Erik Nelson: Vermont Super8 Trip Report 2019
I’m not really into trip reports but this adventure seems worthy to share especially if it helps others to better prepare for a beautiful but challenging adventure. I have limited bikepacking experience with only 3 previous trips (the longest being a casual 5 day trip) so I was more curious than anxious about how I would hold up.
Fitness: I have plenty of experience riding long days but little experience riding big miles multiple days in a row carrying a lot of extra weight. Day 1 was what I expected. Day 2 and 3 I was the most sore and then my body fell into its neutral point and I felt like I had the same power output after that. It may have off dropped a bit after day 8. The arse took a beating early on but then improved with no issue. If you ride at a hiking pace you can just keep going and going. I averaged 12-14 hour days and that felt casual.
Packing: Decisions, decisions! I have done almost every kind of camping there is from multi day stand up paddle board and canoe trips to big wall climbing and multi day back country ski tours. What made the Super8 unique to me was the accessibility to resupply often at food stores and some of those stops were awesome! It also meant the 3 days of dried food, stove, pot, and mug that I carried for the lower loop weren’t that necessary. For sleeping I brought a lightweight 30 degree sleeping bag, a 30 year old Bibler bivy sack, and a Nemo single pole floorless tent. I had this on the handlebars packed which made steering feel a bit heavy and sluggish. For extra clothing I had a lightweight puffy coat, a wind shirt, arm warmers, leg warmers, an extra pair of socks, and shorts to sleep in. I carried 2 water bottles but one was a 32 ounce Nalgene and that actually worked out well.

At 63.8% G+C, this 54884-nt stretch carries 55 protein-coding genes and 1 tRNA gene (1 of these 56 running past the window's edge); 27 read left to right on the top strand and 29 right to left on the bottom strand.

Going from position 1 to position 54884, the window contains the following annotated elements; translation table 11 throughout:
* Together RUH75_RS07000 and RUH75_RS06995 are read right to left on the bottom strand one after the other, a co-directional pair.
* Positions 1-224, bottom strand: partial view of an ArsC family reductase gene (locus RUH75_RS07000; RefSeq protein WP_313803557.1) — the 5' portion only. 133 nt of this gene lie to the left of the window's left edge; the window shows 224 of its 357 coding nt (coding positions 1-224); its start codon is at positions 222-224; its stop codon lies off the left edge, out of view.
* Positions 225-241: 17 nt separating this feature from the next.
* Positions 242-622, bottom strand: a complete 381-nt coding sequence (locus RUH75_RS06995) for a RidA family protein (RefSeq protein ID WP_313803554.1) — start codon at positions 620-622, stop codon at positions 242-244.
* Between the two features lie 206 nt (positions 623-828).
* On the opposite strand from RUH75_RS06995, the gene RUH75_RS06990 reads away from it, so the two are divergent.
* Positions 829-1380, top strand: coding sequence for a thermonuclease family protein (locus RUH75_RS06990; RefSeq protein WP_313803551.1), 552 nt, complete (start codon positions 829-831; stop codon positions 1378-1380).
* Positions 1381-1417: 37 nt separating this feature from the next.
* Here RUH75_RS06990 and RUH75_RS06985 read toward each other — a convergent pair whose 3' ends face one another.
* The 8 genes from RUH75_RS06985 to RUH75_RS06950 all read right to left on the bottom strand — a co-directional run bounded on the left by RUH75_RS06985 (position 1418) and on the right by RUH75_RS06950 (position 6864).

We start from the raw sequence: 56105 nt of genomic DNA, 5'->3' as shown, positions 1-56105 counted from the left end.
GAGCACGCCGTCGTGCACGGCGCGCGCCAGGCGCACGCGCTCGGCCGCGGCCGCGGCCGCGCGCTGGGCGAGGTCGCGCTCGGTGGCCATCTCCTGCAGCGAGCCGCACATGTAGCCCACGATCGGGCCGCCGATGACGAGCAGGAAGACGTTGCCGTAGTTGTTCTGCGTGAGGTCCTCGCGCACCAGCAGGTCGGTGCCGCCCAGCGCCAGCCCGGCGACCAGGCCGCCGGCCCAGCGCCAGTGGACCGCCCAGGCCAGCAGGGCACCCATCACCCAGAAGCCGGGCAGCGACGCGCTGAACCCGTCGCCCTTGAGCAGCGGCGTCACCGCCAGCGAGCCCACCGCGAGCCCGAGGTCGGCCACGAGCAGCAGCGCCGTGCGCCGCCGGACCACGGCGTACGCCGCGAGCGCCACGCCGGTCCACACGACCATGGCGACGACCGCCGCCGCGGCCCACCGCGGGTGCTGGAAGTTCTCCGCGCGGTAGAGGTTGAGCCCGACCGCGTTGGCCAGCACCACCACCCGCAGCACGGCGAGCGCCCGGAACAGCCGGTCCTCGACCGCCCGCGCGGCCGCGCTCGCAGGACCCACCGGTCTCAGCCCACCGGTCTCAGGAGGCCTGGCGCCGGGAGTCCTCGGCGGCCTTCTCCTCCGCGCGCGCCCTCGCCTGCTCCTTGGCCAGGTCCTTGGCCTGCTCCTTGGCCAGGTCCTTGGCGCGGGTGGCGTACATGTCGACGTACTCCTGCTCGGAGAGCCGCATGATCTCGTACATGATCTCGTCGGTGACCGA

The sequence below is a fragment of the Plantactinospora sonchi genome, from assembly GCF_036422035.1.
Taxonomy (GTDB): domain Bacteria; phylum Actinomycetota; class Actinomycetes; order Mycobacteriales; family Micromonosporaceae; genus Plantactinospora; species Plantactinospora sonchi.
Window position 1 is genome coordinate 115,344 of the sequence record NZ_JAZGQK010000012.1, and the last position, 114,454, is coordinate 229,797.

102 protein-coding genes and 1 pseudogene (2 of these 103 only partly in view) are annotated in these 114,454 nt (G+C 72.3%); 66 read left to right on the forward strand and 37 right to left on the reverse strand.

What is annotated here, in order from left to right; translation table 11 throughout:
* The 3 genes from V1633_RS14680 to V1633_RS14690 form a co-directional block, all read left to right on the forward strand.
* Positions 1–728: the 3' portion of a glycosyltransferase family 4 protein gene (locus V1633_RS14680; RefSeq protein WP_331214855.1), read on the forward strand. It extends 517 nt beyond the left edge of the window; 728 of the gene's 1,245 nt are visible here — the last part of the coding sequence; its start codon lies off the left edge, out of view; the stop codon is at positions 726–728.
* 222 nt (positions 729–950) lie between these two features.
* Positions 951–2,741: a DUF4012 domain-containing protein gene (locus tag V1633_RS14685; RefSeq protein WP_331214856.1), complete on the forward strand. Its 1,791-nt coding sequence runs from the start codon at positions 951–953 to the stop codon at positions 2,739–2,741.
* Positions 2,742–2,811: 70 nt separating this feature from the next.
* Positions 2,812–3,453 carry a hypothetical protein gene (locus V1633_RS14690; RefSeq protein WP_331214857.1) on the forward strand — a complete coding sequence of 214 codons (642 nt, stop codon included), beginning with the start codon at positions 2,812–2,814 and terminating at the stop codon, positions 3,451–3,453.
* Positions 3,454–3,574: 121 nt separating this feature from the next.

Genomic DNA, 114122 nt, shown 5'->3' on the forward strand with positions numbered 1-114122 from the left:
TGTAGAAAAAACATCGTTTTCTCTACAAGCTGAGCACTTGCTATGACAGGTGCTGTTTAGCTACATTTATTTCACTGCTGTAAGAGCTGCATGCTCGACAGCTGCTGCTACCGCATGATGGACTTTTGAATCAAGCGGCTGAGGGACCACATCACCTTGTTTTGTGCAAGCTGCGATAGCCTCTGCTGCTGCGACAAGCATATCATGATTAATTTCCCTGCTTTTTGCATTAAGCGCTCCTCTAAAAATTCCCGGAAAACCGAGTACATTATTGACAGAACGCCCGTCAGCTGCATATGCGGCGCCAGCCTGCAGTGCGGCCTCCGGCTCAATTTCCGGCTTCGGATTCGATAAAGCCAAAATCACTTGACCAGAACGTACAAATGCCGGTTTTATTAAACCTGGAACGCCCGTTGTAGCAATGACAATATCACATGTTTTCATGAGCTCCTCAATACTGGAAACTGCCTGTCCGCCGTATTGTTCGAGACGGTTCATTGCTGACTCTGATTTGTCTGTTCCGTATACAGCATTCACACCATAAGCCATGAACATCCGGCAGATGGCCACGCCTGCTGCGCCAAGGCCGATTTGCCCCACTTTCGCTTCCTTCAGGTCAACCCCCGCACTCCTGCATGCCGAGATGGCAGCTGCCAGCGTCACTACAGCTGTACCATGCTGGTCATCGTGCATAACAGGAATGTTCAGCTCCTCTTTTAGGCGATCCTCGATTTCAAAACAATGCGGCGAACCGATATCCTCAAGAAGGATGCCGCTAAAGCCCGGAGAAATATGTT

The bike: I rode an Ibis Hakka gravel bike with 1x11 Di2 shifting. For modifications I changed my front chain ring from a 42t to a 30t and managed to squeeze a 45c WTB Riddler on the back and 1.95 Vittoria on the front. This route is the classic gravel adventure route where at any given point you’re either on the perfect bike or you wish you might have had something burlier or faster. I think a fast rolling 2 inch or greater tire would be the most ideal. I kept thinking 100mm front suspension might have been nice also.
The Grand Depart: Is this a race? Almost every event seems to have the mullet style going on (business in the front and party in the back). I’m usually competitive and want to push myself but this trip was a vacation for me. My basic goals were to soak in as much Vermont fall foliage as I could get, get away from those electronic devices, and finish the whole thing. Right out of the gate I quickly learned of the different approaches riders were taking and I second guessed my whole approach but I stuck with my plan, which was I didn’t really have one. I would ride until I felt like that was enough for the day and then sleep. It was great riding with a few others but quickly learned everyone has their own pace and it wasn’t long before I was solo which is just as nice and peaceful.